Friday, October 26th, 2012 | 2:30pm-3:30pm | MC 103 |

Computer Science, Stanford University

Porting the Computer Science Toolbox to Game Theory and Economics (SOCS Colloquium)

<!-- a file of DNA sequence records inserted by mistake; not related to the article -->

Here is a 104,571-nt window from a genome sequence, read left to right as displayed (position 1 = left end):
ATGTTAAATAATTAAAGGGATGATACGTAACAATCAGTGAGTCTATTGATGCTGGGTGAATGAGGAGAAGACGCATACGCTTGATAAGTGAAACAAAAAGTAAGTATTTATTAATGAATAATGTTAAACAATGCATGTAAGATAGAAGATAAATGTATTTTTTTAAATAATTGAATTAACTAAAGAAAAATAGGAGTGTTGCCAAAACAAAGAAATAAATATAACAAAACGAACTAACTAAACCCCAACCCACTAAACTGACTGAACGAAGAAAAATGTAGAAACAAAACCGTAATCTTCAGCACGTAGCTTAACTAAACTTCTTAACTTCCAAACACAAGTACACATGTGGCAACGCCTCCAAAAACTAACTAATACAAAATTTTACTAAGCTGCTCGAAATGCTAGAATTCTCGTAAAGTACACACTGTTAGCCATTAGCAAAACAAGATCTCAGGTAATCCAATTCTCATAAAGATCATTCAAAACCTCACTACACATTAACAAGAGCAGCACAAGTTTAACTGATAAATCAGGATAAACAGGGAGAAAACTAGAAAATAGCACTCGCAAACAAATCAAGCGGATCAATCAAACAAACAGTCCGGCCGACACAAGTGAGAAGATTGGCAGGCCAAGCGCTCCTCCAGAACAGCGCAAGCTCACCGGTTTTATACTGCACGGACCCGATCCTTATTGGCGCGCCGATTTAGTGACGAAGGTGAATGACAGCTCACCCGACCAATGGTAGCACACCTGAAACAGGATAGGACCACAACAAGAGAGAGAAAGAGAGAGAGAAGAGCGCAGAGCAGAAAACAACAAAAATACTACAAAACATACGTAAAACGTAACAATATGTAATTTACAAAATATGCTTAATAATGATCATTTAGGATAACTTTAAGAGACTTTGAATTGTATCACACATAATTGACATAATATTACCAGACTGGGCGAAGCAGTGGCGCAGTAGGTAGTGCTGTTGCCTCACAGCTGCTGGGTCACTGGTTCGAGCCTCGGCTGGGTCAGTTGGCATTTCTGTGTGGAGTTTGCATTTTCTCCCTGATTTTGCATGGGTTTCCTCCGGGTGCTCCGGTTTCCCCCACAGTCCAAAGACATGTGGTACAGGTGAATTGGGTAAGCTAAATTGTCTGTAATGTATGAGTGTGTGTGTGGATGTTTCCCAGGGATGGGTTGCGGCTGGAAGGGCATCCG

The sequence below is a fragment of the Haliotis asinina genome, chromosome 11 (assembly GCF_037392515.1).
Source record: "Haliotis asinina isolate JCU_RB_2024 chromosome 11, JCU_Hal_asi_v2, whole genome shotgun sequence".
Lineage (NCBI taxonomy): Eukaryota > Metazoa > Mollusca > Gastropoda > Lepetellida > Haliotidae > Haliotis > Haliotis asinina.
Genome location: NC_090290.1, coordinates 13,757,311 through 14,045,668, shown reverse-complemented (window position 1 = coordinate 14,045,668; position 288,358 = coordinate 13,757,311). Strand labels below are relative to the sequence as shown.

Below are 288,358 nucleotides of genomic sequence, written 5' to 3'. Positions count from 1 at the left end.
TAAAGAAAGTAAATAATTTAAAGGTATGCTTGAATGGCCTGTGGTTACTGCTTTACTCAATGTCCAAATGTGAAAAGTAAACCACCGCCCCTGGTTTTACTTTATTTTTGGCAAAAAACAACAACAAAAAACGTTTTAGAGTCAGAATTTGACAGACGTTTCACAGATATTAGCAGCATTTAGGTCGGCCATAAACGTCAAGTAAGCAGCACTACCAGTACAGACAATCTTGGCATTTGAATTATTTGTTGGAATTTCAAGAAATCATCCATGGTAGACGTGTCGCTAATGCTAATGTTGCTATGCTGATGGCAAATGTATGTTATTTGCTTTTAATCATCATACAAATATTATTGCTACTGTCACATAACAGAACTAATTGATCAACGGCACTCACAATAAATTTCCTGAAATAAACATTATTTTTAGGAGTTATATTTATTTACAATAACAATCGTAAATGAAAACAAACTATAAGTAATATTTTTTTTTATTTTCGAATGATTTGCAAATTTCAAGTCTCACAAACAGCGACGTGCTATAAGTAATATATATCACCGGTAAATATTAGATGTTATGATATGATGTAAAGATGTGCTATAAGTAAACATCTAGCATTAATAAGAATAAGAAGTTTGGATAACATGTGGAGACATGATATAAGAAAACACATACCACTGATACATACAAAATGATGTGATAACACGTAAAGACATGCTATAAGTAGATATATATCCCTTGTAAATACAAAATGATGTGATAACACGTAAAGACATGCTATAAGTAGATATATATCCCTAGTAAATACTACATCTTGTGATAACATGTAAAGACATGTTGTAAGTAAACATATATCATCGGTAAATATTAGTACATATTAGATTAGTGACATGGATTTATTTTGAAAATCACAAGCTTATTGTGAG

Theoretical computer science has brought new ideas and techniques to game and economic theory. A primary signature of the computer science approach is {em approximation} --- the idea of building credibility for a proposed solution by proving that its performance is always within a small factor of an ideal (and typically unimplementable) solution. We explain two of our recent contributions in this area, one motivated by networks and one by auctions. We first discuss the "price of anarchy": how well does decentralized (or "selfish") behavior approximates centralized optimization? This concept has been analyzed in many applications, including network routing, resource allocation, network formation, health care, and even models of basketball. We highlight a new theory of robust price of anarchy bounds, which apply even to systems that are not in equilibrium. Second, we consider auction design: for example, what selling procedure should be used to maximize the revenue of a seller? On the analysis side, we highlight a new framework that explicitly connects average-case (i.e., Bayesian) analysis, the dominant paradigm in economics, with the worst-case analysis approach common in computer science. On the design side, we provide a distribution-independent auction that performs, for a wide class of input distributions, almost as well as the distribution-specific optimal auction.